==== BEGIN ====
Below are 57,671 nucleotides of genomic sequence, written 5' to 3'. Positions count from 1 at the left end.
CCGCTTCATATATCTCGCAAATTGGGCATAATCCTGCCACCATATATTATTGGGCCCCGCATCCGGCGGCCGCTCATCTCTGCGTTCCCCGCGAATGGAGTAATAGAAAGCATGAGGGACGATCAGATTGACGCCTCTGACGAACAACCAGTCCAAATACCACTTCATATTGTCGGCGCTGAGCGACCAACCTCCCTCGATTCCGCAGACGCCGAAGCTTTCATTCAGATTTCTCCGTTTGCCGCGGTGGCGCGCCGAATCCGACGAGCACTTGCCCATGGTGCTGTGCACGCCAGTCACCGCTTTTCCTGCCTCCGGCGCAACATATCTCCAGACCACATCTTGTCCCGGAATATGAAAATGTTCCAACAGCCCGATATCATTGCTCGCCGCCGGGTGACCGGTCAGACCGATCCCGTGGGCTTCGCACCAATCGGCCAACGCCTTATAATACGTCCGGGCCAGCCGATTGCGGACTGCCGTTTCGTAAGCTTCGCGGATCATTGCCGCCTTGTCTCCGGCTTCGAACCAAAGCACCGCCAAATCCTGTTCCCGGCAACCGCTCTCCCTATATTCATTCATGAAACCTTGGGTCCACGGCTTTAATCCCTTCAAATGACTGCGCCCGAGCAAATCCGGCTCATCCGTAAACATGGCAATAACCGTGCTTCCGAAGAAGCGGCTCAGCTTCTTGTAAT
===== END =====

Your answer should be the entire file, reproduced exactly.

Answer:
Below are 57,671 nucleotides of genomic sequence, written 5' to 3'. Positions count from 1 at the left end.
CCGCTTCATATATCTCGCAAATTGGGCATAATCCTGCCACCATATATTATTGGGCCCCGCATCCGGCGGCCGCTCATCTCTGCGTTCCCCGCGAATGGAGTAATAGAAAGCATGAGGGACGATCAGATTGACGCCTCTGACGAACAACCAGTCCAAATACCACTTCATATTGTCGGCGCTGAGCGACCAACCTCCCTCGATTCCGCAGACGCCGAAGCTTTCATTCAGATTTCTCCGTTTGCCGCGGTGGCGCGCCGAATCCGACGAGCACTTGCCCATGGTGCTGTGCACGCCAGTCACCGCTTTTCCTGCCTCCGGCGCAACATATCTCCAGACCACATCTTGTCCCGGAATATGAAAATGTTCCAACAGCCCGATATCATTGCTCGCCGCCGGGTGACCGGTCAGACCGATCCCGTGGGCTTCGCACCAATCGGCCAACGCCTTATAATACGTCCGGGCCAGCCGATTGCGGACTGCCGTTTCGTAAGCTTCGCGGATCATTGCCGCCTTGTCTCCGGCTTCGAACCAAAGCACCGCCAAATCCTGTTCCCGGCAACCGCTCTCCCTATATTCATTCATGAAACCTTGGGTCCACGGCTTTAATCCCTTCAAATGACTGCGCCCGAGCAAATCCGGCTCATCCGTAAACATGGCAATAACCGTGCTTCCGAAGAAGCGGCTCAGCTTCTTGTAAT